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School Cuts Must Not Affect Key Programs

New Jersey is facing another year of fiscal instability, and cuts are inevitable.We do not want these cuts to undermine programs with a proven track record of success.

New Jersey is facing another year of fiscal instability, and cuts are inevitable.We do not want these cuts to undermine programs with a proven track record of success. Programs like the New Jersey Symphony Orchestra are vital to our students' achievements. Participation in the Newark Early Strings Program helps students to achieve higher test scores, instills a sense of self-discipline, and builds confidence.

In fact, the Center for Arts Education Research at the Teachers College of Columbia University studies this program every year and for the past five years has found that fourth-graders achieve higher math scores than pupils not in the program in Newark and New Jersey, third-graders in the Newark Early Strings Program performed at a higher level in math than other third-graders at the same schools, and second-graders received higher scores than children not in the program on the Developmental Reading Assessment test.

This article, written by Marion Bolden, originally appeared as an op-ed in the June 29th, 2006 publication The Home News and Tribune of East Brunswick, New Jersey.


Published Friday, Jun. 30, 2006

School Cuts Must Not Affect Key Programs

New Jersey is facing another year of fiscal instability, and cuts are inevitable.We do not want these cuts to undermine programs with a proven track record of success. Programs like the New Jersey Symphony Orchestra are vital to our students' achievements. Participation in the Newark Early Strings Program helps students to achieve higher test scores, instills a sense of self-discipline, and builds confidence.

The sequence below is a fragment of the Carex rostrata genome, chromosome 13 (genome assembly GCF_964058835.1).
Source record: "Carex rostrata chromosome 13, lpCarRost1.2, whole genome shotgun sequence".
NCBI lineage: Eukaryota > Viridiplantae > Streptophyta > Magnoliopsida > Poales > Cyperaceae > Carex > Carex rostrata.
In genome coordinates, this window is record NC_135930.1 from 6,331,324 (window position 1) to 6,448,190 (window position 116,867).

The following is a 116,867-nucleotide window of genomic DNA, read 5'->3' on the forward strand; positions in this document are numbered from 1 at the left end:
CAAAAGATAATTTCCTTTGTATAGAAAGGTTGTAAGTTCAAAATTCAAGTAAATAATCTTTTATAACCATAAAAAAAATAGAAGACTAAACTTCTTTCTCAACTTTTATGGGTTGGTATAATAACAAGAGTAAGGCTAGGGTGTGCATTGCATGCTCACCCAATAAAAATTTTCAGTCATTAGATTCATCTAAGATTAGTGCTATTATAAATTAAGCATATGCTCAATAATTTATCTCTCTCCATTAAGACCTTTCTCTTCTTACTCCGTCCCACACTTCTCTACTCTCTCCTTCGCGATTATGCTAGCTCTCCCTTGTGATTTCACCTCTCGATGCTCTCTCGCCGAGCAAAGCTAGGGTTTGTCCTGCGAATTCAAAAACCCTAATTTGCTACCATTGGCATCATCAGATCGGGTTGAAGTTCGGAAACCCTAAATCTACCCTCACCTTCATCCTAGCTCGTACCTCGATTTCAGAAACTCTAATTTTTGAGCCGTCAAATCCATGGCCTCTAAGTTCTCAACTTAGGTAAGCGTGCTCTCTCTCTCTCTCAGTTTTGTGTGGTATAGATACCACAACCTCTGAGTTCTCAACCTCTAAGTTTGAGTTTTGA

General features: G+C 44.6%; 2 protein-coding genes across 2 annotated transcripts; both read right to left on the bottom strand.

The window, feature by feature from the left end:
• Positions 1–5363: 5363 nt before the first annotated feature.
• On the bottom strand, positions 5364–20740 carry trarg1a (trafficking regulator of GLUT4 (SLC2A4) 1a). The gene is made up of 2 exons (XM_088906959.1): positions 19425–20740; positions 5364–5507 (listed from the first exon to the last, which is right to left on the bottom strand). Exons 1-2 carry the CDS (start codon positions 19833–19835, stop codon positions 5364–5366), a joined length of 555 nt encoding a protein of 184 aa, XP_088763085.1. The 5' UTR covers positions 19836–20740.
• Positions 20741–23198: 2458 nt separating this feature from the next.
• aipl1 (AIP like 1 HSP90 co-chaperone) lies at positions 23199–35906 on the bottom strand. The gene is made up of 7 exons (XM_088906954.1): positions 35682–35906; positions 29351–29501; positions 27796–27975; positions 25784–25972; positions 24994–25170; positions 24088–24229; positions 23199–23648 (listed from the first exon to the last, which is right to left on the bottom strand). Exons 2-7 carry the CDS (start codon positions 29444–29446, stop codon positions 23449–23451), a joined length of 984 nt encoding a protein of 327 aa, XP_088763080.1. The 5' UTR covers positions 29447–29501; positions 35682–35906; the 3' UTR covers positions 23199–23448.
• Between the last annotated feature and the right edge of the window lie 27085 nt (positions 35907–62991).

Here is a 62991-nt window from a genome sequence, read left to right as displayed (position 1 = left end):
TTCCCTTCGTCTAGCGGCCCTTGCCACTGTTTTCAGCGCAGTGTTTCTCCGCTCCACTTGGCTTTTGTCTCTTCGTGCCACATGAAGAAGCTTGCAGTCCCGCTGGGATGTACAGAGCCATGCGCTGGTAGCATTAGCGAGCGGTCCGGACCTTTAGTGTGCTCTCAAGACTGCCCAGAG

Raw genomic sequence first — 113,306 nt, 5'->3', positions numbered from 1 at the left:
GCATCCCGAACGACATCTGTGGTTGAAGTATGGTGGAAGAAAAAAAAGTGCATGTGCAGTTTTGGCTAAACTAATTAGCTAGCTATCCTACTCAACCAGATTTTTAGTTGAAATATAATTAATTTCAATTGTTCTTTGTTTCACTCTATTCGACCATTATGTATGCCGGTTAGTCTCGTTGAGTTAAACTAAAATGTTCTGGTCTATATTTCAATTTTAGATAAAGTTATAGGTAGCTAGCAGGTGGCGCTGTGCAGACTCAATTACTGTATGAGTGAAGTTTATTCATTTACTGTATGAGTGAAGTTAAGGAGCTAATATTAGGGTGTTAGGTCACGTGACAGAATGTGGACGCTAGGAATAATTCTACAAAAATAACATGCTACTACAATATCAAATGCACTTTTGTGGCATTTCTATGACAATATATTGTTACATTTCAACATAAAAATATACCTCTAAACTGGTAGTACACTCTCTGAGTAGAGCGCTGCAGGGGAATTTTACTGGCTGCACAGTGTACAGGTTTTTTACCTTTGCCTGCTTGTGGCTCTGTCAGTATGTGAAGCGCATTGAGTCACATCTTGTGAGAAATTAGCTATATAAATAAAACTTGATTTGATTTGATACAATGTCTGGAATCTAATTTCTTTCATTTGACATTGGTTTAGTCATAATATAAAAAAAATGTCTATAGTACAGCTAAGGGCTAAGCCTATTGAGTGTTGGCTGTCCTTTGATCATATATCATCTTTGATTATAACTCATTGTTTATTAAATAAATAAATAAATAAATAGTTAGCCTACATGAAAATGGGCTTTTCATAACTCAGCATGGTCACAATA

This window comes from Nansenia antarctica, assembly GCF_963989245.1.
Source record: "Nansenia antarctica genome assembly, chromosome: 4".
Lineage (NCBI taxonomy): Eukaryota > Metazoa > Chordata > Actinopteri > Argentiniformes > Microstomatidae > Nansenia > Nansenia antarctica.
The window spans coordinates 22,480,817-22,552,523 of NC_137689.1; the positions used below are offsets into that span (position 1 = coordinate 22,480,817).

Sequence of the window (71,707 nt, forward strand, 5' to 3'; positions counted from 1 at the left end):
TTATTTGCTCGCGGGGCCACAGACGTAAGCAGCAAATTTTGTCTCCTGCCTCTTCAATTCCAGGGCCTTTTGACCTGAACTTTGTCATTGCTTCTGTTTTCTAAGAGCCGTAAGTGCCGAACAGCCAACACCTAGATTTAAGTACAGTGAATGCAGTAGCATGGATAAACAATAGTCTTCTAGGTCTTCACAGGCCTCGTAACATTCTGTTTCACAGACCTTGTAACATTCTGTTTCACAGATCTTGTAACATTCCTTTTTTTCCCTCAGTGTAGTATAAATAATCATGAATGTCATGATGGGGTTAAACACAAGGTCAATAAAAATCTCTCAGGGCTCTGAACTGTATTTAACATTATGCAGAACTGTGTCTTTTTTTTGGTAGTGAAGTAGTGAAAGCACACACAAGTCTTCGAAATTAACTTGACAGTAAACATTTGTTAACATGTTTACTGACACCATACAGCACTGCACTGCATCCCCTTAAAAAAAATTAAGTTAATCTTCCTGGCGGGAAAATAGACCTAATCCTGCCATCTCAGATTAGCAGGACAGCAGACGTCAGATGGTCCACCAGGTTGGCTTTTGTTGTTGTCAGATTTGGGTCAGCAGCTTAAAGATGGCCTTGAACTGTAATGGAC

In fact, the Center for Arts Education Research at the Teachers College of Columbia University studies this program every year and for the past five years has found that fourth-graders achieve higher math scores than pupils not in the program in Newark and New Jersey, third-graders in the Newark Early Strings Program performed at a higher level in math than other third-graders at the same schools, and second-graders received higher scores than children not in the program on the Developmental Reading Assessment test.

This article, written by Marion Bolden, originally appeared as an op-ed in the June 29th, 2006 publication The Home News and Tribune of East Brunswick, New Jersey.


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